Graduate School

students at graduation

Applying to Graduate School

Many George Fox graduates go on to earn an advanced degree. The IDEA Center is here to help you with steps in the process – from exploring options, to connecting you to resources, to advising you on your application materials.

Your faculty adviser is always a good person with whom to have an initial discussion about your graduate school plans, no matter what the discipline. The faculty in your department are most likely to know which programs are a good fit for your interests.

Our graduate school coach, Jesse Richards, is available for advising appointments on Thursday afternoons. You can schedule through Handshake or you can email for general advice about pursuing a graduate degree at jrichards@georgefox.edu.

Jesse has created a resource,  Graduate School: Creating a successful application, to get you started.


General Resources

Selecting a Graduate School

The Peterson’s Guides list all accredited programs of study in the U.S. They are available online. Once you have put together a list of potential programs of interest, use these guides to help sift through the specific details.

GradTrek.com is another recommended online resource.

Click here for information about graduate programs offered at George Fox.


Personal Statements

Personal statements – also called “application essays” or “statements of purpose” – are essays that explain why you are seeking to attend graduate school. There is no formula to follow in shaping your response, only choices for you to make, such as whether you should write an essay that is more autobiographically focused or one that is more professional focused. The following sites can help guide you:

After getting guidance from these resources, if you would like someone to proof your personal statement, you can make an appointment at the Academic Resource Center (ARC) at George Fox University.


Letters of Recommendation

Recommendations: Knowing how to request letters outlines all of the etiquette around letters of recommendation. Remember: give your references four to five weeks’ notice when requesting a letter!


Curriculum Vitae Vs. Resume

Three major differences between CVs and resumes are the length, the purpose and the layout. A resume is a brief summary of your skills and experience over one or two pages; a CV is more detailed and can stretch well beyond two pages.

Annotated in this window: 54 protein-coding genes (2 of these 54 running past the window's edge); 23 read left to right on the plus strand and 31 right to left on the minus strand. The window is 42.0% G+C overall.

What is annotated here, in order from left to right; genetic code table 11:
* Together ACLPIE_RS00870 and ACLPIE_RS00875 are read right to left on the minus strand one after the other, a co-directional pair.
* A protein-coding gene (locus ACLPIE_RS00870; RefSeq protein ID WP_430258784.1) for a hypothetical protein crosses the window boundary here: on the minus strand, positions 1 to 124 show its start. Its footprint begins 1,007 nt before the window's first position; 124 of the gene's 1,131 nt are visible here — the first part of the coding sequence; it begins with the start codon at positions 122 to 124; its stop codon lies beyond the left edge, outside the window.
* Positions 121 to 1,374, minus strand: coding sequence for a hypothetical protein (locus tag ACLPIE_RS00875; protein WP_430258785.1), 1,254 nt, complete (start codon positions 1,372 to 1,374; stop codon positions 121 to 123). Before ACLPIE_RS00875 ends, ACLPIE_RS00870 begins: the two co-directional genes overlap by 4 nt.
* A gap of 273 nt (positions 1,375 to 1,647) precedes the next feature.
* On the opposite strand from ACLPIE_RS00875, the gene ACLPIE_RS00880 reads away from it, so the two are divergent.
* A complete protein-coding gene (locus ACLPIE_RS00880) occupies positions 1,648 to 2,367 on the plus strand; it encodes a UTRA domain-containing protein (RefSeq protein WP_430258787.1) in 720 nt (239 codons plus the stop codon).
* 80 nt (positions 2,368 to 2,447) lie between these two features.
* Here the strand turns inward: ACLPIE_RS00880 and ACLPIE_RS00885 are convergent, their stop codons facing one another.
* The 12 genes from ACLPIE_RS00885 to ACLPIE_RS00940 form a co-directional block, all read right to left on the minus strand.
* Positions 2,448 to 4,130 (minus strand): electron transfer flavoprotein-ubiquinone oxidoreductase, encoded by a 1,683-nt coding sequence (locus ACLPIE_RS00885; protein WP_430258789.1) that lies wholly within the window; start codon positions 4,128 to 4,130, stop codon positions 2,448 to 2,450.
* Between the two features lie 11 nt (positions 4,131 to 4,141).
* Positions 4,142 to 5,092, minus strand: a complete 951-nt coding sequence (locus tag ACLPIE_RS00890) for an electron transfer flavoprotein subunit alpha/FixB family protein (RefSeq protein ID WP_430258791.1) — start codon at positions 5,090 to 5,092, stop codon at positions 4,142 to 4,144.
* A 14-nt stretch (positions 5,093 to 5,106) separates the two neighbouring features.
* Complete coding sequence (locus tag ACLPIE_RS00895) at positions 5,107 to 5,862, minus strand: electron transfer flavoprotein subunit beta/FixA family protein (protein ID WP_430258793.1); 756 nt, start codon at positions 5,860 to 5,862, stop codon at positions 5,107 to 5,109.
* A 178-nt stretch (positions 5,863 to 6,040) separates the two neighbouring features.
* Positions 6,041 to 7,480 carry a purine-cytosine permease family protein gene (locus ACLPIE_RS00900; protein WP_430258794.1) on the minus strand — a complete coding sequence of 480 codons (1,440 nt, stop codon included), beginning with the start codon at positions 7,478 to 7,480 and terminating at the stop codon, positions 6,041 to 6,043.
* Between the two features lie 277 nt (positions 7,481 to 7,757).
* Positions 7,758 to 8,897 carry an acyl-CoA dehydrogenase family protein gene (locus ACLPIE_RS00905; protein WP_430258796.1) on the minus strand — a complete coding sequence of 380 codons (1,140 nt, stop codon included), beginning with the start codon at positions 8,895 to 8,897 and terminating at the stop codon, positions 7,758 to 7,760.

A CV has a clear chronological order listing the whole career of the individual, whereas a resume’s information can be shuffled around to best suit the applicant. The main difference between a resume and a CV is that a CV is intended to be a full record of your career history and a resume is a brief, targeted list of skills and achievements.

Most students do not have enough experience, publications or presentations to justify creating a CV. So if given the choice, submit a resume.

CV: A CV (Curriculum Vitæ, which means "course of life" in Latin) is an in-depth document that can be laid out over two or more pages. It contains a high level of detail about your achievements, a great deal more than just a career biography. The CV covers your education as well as any other accomplishments, like publications, awards, honors. etc. The document tends to be organized chronologically and should make it easy to get an overview of an individual’s full working career. A CV is static and doesn’t change for different positions; the difference would be in the cover letter.

Resume: A resume, or résumé, is a concise document typically not longer than one page, as the intended reader will not dwell on your document for very long. The goal of a resume is to make an individual stand out from the competition.


Test Prep Services

Graduate schools often require students to submit scores from the Graduate Record Examination (GRE).

In addition to the general test, subject tests are offered in biochemistry, cell and molecular biology; biology; chemistry; literature in English; mathematics; physics; and psychology. If you are likely to need to take one of these, please note that subject tests are offered on a limited schedule and can only be taken in September, October and April. Plan accordingly!

The Murdock Library at George Fox University has resources for preparing for exams on the reserve shelf behind the circulation desk, or you can go to the following links:

You can take free practice tests at Kaplan Test Prep or The Princeton Review.